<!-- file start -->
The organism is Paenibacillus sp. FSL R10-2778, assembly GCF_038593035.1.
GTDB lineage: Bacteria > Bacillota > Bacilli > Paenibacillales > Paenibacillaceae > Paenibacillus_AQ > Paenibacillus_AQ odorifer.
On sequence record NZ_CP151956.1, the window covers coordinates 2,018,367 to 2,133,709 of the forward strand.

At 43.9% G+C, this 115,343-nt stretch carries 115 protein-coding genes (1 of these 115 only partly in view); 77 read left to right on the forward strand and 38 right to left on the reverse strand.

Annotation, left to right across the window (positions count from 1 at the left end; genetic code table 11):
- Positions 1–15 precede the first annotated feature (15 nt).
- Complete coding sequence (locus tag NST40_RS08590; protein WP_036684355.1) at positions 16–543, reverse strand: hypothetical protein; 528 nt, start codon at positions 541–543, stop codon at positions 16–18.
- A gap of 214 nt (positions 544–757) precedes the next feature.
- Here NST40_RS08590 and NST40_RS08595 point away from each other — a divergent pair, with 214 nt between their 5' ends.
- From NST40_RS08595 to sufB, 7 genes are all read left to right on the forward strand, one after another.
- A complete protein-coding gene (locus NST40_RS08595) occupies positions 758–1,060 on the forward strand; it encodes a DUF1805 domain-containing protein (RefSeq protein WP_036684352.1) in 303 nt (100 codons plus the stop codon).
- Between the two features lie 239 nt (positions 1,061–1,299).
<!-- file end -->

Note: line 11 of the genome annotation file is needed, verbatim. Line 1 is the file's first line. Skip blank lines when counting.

- A complete protein-coding gene (locus NST40_RS08595) occupies positions 758–1,060 on the forward strand; it encodes a DUF1805 domain-containing protein (RefSeq protein WP_036684352.1) in 303 nt (100 codons plus the stop codon).